You may have recently seen posts from some of your favorite AUDL players and personnel pledging their support to help end racism. This was the beginning of a larger RISE initiative in which the AUDL provided initial support to help boost awareness for the campaign.
Jared Shanker, RISE’s Manager of Communications, spoke to the background of the initiative. “In some of our country’s toughest moments, we often look to sports to help us heal, and in 2020, we saw sports’ power in fighting racism. RISE is empowering the sports community to continue that fight, but we need the help of supporters to help fund our programs that are unifying our country during this critical time,” he said.
RISE provided a social media filter that AUDL players, coaches, and teams could add to a picture of theirs and then post on their channels and share with friends. By posting their picture, they became Champions of Change, advocating for their own networks to join them in achieving RISE’s mission.
Matt Smith, who coordinated the campaign with the Aii and AUDL player ambassadors was surprised by the positive reception and participation. He commented that, “Way more people participated than I originally anticipated. I initially expected 10–12, but we ended up having 29 participants: 20 players, 3 coaches, 4 team accounts, 1 owner, and 1 retired player.”
Shanker applauded the participants and spoke to the impact of their posts. “The AUDL provided tremendous support. Players, coaches and teams championed RISE’s mission and the critical need for it with their friends, families and fans. Ending racism is a collective effort that requires everyone to play a role. They carried the mission of RISE far beyond just the AUDL network,” he said.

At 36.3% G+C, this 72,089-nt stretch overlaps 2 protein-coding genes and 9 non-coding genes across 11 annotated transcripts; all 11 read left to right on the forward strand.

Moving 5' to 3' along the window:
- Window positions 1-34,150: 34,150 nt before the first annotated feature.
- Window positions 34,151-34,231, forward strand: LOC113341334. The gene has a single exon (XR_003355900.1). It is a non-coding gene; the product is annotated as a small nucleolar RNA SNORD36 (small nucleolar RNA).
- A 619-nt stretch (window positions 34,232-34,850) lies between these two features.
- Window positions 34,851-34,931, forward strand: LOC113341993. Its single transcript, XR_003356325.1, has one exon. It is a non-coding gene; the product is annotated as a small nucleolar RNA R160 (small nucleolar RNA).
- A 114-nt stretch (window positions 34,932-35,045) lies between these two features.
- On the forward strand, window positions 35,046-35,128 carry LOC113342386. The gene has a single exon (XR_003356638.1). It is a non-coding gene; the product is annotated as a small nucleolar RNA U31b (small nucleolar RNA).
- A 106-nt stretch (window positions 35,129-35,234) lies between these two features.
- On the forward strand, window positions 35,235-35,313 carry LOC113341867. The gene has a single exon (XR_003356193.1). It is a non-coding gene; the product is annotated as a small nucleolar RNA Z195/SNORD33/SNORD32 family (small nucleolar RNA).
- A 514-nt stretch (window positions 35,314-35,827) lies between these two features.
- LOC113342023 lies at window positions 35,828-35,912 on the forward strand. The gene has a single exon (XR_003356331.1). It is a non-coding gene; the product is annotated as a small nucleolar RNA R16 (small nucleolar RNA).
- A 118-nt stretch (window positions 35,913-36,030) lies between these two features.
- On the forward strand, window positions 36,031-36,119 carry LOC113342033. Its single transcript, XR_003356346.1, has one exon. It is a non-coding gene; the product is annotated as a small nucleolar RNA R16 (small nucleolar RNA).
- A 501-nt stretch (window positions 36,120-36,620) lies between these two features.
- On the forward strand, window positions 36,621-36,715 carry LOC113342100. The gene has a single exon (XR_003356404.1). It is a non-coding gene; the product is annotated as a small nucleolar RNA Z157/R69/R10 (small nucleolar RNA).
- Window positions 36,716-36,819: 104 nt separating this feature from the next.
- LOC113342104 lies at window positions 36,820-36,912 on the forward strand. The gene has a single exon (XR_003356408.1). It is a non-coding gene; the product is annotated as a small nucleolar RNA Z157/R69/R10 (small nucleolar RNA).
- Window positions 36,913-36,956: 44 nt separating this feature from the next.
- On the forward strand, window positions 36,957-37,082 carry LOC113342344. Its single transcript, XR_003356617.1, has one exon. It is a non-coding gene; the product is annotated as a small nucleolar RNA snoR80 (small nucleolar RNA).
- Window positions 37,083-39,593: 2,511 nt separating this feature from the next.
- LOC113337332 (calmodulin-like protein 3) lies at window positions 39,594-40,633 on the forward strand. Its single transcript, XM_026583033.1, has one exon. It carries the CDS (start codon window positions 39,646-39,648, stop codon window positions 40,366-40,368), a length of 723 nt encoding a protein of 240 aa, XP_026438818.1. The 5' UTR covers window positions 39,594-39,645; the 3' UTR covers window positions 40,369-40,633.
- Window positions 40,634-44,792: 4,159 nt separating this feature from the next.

Looking towards the future, Shanker said, “We’re eager and planning to keep engaging with the AUDL to assist in achieving our mission and generate support for programming in order to create a nation unified through sports committed to racial equity and social justice.” Players and fans should watch for similar initiatives as the two organizations continue working together and supporting each other in their missions and goals.
GET TO KNOW
Highlighting different perspectives and experiences from players and personnel around the AUDL.
#5 - DC Breeze
Our very first "Get To Know" individual is a standout defensive player for the DC Breeze—AJ Merriman. During his rookie season in 2019, Merriman established a name for himself in the East Division by racking up 11 blocks, 9 goals, and 5 assists during his 11 games played. The Aii recently caught up with AJ who has been training hard for and looking forward to the 2021 season.
What was your inaugural AUDL season, and what is different between then and now?
My inaugural season was in 2019. The biggest difference between then and now is my game on the field. I’ve switched my focus from offensive line to a defensive player and really started to figure out the game on the next level. Not only being able to identify the timing and patterns, the heartbeat of the game, but to understand and be able to work around and within them.
What went into making you the type of player you are today?